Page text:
Counting spoons, silver frogs and a physical link to the College’s past
During the summer an important audit is carried out which includes checking on one of the few objects that link directly to Trinity Hall’s founding in 1350.
The annual Silver audit is undertaken under the watchful eye of the College Butler, Sara Rhodes; Staff Fellow in Pathology, Dr Anton Enright; and Staff Fellow in Modern and Medieval Languages, Dr Leila Mukhida.
It was Anton’s first year undertaking the audit and he was delighted to learn more about the collection and one striking piece in particular: the Founder’s Cup. He not only discovered how beautiful it is, but also the historic links it has with our founder, Bishop Bateman. The scientist also discovered that the history of the cup was revealed by a predecessor of his, and former College Master, who wrote a detailed analysis of the cup in the 1930s.
Anton said: “Sara knows the collection extremely well and it was a real pleasure to spend the morning under her guidance counting spoons, identifying silver frogs and all manner of strange silver bequests to the College.
“I knew a little about the Founder’s cup. But I’ve only ever seen black and white photos of it. It’s a really unique and rare piece of silverware. It’s hallmarked which wasn’t common for silver for many years later.”
Anton noted that the last historical investigation he could find of the Founder’s Cup was done by a former head of his Department (Pathology) in the 1930s: “Henry Roy Dean – known as Daddy Dean – was both Master at Trinity Hall and the Professor of Pathology. So, if you want a real fish out of water it’s how Professor Dean an eminent medic, scientist and Cambridge personality was publishing articles on the provenance of the College silverware in 1935.”
In an article Anton discovered from 1935’s The Burlington Magazine for Connoisseurs Professor Dean and his co-authors note that: “The Trinity Hall Founder’s Cup, the oldest of the silver cups in the possession of the Cambridge Colleges, is well known as one of the most important examples of the fourteenth-century goldsmiths’ work.
“The tradition preserved in the College that the cup is the gift of the Founder, William Bateman, Bishop of Norwich, has not been seriously questioned, but the place where the cup was made has never been established and, as far as we know, the hall-mark has never been identified.”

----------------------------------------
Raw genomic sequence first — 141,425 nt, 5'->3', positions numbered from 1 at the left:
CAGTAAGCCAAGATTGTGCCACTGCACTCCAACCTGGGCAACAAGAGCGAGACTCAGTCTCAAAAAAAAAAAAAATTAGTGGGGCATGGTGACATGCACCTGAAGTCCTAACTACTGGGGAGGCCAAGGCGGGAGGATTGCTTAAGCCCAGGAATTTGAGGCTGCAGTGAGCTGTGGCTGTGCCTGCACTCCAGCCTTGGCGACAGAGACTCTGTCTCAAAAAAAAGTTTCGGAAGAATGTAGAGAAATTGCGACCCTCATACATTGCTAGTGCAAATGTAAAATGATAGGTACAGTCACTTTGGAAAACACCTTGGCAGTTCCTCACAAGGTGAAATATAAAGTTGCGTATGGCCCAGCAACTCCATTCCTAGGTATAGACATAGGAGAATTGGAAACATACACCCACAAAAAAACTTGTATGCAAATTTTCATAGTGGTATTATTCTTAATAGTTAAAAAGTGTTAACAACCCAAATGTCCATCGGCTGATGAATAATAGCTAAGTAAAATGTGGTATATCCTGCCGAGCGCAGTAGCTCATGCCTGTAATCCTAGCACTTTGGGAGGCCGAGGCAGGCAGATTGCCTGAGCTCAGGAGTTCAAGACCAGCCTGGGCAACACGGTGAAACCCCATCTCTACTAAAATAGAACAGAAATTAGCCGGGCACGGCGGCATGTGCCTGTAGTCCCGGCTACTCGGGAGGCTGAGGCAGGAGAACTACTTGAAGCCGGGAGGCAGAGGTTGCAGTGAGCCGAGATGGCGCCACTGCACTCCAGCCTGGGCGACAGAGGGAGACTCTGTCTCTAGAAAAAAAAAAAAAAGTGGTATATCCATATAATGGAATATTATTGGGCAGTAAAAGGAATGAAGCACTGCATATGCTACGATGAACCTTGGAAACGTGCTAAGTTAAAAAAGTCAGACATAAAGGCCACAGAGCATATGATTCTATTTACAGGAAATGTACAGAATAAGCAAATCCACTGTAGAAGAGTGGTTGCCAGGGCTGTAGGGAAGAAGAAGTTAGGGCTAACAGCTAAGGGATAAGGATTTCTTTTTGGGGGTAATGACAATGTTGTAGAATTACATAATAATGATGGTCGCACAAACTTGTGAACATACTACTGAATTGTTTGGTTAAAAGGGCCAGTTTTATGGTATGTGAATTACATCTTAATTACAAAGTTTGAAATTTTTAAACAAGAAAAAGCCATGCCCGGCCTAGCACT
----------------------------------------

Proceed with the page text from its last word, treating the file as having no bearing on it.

The article describes how, through detective work focussing on the hallmark on the cup, the link between Bishop Batemen and the cup was discovered to be very strong indeed.
Trinity Hall was founded in 1350 and Bishop Bateman died in Avignon, while visiting the Papal Court there, on 6 January, I355.
The arms of the then Pope, Innocent VI, correspond strikingly to the arms on the Founder’s Cup. The article concludes:
“It seems reasonably certain that the mark is the mark of the assay office of the papal court of Innocent VI and that the cup was made and marked at Avignon between 1352, the year of the accession of Innocent VI, and January 1355, the date of the death of Bishop Bateman. Moreover, the association of the arms of the hall-mark with the papal court at Avignon, to which place Bateman made several visits, establishes beyond any reasonable doubt the College tradition that the cup was given to Trinity Hall by the founder.”
Aside from the fascinating history, Anton says the Cup’s enduring fascination is its beauty: “I think the fact remains that it’s a fascinating and beautiful object and it looks tremendous in colour, something I wasn’t expecting. I’ve only ever seen black and white photos and hadn’t realised there was colourful enamel work on the bottom.”
I think the fact remains that it’s a fascinating and beautiful object and it looks tremendous in colour, something I wasn’t expecting.
Excerpts are from the article: The Founder’s Cup at Trinity Hall Author(s): H. R. Dean, H. C. Gutteridge and C. C. Oman Source: The Burlington Magazine for Connoisseurs, Vol. 66, No. 387 (Jun., 1935), pp. 286-287
Main image: Founder’s Cup mark